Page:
You are nine. We are lying in bed. My hand is on your hot belly.
You have a fever. Again. It only happens a couple of times a year, but when it does we do not sleep. I do not sleep. I am transported back in time to the hardest chapter of my life. No this isn't my story, but you are so over the old business that now it is. You've moved on. You're healthy. Strong. You're free of worry. Me? I'm drowning in it.
You had a fever then, too. But you know that. You can tell by the look in our eyes when you have a fever even now.
That time is my shadow. It follows me and haunts my dreams and appears every time you have a fever. Every. Time. Like the bad guy in a scary story who pops up again at the end, just when you think everyone is safe.
It's the darkest of bottomless pits that all parents imagine but that few stare into the open mouth of. We grab you and hold on tight and pull you back from the edge. The precipice. The black hole. Once you've looked in there, how do you shake it off? How do I shake it off?
You were two.
You were with Pete. You were napping, together. (Thank God.)
By the time I got the call and raced to the hospital you were medicated, unconscious, and hooked to several machines. You were wearing your blue pajamas. The ones with the line drawings of little airplanes all over them. They had cut the top off and it lay on the counter beside the bed you were laying on. Those were my favorite jammies. It must be serious if they cut up my favorite pajamas, I thought. (Once you came home from the hospital I threw the bottoms away. I couldn't bare to look at them anymore because they brought back that awful day.) You looked so small. I talked to you, but you didn't hear me.
You were still seizing. They gave you more meds and your body seemed to stop it's robotic short-circut movements.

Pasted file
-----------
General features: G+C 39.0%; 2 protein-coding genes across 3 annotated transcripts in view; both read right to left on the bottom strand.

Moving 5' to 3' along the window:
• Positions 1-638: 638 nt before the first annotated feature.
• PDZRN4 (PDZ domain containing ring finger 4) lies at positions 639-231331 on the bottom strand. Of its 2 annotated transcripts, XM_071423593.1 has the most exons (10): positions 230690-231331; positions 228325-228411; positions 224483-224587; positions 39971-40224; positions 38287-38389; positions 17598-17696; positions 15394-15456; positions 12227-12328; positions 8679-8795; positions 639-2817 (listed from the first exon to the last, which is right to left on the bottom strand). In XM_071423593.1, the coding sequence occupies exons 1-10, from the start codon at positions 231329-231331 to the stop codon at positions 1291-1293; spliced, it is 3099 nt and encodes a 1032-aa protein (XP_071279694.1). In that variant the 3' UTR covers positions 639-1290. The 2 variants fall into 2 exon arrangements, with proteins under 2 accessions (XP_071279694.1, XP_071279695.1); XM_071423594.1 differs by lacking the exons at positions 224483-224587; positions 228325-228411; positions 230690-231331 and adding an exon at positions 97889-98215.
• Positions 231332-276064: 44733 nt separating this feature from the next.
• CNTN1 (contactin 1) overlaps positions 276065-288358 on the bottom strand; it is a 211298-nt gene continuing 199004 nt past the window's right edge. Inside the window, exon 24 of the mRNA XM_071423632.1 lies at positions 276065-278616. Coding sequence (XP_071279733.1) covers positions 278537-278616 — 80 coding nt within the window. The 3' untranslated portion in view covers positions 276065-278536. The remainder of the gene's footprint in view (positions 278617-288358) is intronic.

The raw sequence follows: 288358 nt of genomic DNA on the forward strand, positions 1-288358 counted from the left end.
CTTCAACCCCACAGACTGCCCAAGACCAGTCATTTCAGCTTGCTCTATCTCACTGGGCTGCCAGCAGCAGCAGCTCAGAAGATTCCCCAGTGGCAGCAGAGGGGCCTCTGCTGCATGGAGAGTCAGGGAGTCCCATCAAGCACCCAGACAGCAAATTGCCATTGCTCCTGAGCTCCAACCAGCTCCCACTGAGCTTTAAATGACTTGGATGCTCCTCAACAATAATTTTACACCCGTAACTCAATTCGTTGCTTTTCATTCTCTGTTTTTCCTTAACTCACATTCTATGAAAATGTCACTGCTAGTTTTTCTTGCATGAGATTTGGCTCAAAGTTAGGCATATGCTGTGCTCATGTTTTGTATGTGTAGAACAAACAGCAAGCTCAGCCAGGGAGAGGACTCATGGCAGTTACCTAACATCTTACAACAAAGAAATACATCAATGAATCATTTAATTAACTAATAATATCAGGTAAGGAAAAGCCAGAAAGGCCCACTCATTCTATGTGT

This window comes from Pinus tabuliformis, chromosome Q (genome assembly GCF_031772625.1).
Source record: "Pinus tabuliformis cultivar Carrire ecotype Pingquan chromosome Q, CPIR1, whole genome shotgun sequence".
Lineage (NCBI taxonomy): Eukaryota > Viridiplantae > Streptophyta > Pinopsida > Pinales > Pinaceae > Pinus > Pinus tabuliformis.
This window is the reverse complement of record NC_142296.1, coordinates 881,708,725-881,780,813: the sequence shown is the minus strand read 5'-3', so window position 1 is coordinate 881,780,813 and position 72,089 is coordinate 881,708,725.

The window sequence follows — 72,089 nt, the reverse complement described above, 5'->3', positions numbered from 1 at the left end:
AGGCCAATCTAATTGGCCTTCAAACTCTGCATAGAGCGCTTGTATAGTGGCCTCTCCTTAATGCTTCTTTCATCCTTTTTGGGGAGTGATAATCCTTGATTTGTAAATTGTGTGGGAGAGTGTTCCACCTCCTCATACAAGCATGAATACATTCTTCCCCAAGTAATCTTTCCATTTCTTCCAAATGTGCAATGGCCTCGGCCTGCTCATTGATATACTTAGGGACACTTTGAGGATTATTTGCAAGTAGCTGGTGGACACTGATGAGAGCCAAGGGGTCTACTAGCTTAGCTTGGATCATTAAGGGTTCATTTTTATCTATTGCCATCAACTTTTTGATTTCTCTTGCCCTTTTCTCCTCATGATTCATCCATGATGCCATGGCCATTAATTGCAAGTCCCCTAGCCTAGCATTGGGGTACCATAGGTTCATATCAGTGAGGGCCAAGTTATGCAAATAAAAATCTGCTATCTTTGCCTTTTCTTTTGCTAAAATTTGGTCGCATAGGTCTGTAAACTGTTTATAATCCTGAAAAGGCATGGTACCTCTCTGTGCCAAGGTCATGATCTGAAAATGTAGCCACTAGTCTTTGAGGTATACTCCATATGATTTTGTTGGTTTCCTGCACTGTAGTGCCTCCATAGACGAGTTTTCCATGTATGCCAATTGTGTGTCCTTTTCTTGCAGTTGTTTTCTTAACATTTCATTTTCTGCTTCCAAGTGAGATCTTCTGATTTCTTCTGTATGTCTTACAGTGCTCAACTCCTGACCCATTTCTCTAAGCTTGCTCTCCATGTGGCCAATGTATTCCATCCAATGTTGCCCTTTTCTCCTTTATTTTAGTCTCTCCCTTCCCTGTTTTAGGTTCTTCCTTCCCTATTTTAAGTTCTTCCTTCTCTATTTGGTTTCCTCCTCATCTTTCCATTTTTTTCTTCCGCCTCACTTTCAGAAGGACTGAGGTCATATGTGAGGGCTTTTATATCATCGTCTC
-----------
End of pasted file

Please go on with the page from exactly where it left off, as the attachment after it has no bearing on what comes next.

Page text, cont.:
They wouldn't let me get on the helicopter with you.
It was against policy. I pushed but they wouldn't budge. So you went alone. My God. You'd never been apart from us before, much less like this. So Pete left while the Flight for Life helicopter was on its way. (Let him get to the hospital first and be there when Sage lands, I prayed.)
Just before they put you on the helicopter I noticed the tip of your tongue between your teeth, twitching. We were outside of the hospital, on the helicopter pad in the wind and the noise. He's still seizing – I said and they pumped more meds into you and loaded you inside, the door closing behind. I didn't watch the helicopter take off. I ran as fast as I could to my car, praying to all the gods I knew that your papa had already arrived in the hospital and would be there when you landed. I hoped to God that you would still be there when they landed. I drove home and hastily packed bags for the three of us, not knowing when we'd come home. I called my best friend and asked her to take care of the dog. I was taking rescue remedy and doing deep breathing and trying to be a rock. I didn't even cry. (Not for days.) Because that would acknowledge what I so feared.
And then came the longest drive of my life. An hour and a half to the hospital where they had specialists. Neurologists. A helicopter pad on the roof. I think of that drive every time someone races past me on the road. I get out of their way thinking: Who knows. Maybe they're chasing a helicopter with their baby on it.
I remember bringing you home a week later. You couldn't walk. You couldn't talk. We wondered when or if you would return to normal. When or if life would return to normal.
For a year we checked you ever three minutes while you slept if we weren't sleeping beside you. Just in case it happened again. Dear God let it not happen again.
You've had two seizures since. "Normal" seizures. Three-minute (not three-hour) seizures. But still. My heart stops. It is the stuff of my worst dreams. And every time the god-damn fever. You're too old for "typical febrile seizure". But then, there was never anything typical about yours. What's to stop it from happening again?
Seven years. It's been seven years since we stared into the abyss. That story is over. Right? But how do I shake it? Christ. I'm ready to shake it. How to I thank that story for the lessons learned and then close the door and walk away?
You still have a fever tonight. And so I'll sleep with my hand on your belly again. If I sleep at all.